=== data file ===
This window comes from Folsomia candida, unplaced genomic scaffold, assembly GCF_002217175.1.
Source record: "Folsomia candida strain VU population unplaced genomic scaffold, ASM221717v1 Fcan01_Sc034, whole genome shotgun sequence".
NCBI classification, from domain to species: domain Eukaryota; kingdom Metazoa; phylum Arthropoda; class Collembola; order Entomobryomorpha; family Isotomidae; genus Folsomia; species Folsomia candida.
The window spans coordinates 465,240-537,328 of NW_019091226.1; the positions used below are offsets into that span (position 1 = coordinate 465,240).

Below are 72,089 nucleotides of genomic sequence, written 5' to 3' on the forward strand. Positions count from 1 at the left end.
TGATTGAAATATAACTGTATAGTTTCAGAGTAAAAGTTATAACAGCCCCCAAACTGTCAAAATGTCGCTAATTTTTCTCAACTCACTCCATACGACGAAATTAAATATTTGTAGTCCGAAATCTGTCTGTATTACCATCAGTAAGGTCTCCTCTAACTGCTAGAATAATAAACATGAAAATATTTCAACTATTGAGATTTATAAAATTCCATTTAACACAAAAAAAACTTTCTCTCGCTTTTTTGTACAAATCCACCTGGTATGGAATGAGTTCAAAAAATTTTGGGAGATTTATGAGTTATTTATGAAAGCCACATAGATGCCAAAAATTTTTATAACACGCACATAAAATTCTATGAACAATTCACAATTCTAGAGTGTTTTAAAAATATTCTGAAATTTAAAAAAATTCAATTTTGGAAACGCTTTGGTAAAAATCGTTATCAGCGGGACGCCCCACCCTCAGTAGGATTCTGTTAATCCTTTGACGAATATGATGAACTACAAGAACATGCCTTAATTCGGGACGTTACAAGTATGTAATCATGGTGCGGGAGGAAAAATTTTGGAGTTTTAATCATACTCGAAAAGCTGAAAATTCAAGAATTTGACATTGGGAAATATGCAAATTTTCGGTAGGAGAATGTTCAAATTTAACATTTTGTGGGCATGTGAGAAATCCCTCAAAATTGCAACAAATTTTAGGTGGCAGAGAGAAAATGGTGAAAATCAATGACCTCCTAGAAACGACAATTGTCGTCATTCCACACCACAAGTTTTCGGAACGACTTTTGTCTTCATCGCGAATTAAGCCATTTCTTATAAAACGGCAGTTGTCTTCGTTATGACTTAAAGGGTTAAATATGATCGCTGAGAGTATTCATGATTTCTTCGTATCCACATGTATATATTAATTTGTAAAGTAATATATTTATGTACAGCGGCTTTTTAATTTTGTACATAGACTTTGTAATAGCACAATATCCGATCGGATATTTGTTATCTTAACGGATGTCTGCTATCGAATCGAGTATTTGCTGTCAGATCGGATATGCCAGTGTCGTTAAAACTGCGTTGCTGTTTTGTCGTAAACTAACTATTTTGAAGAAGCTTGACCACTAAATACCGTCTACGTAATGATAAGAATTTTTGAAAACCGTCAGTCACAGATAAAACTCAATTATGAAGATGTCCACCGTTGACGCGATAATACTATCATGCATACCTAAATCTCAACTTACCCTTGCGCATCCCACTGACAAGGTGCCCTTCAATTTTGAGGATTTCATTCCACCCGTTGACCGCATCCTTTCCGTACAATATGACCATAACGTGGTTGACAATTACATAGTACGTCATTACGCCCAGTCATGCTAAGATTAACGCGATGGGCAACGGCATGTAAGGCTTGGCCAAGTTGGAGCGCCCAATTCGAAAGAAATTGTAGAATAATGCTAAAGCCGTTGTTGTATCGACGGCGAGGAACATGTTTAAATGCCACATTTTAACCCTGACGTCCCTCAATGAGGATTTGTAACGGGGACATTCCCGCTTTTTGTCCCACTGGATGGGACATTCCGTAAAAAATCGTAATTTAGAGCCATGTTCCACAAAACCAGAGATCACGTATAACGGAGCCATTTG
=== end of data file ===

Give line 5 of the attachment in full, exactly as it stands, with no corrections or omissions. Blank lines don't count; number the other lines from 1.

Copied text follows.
Below are 72,089 nucleotides of genomic sequence, written 5' to 3' on the forward strand. Positions count from 1 at the left end.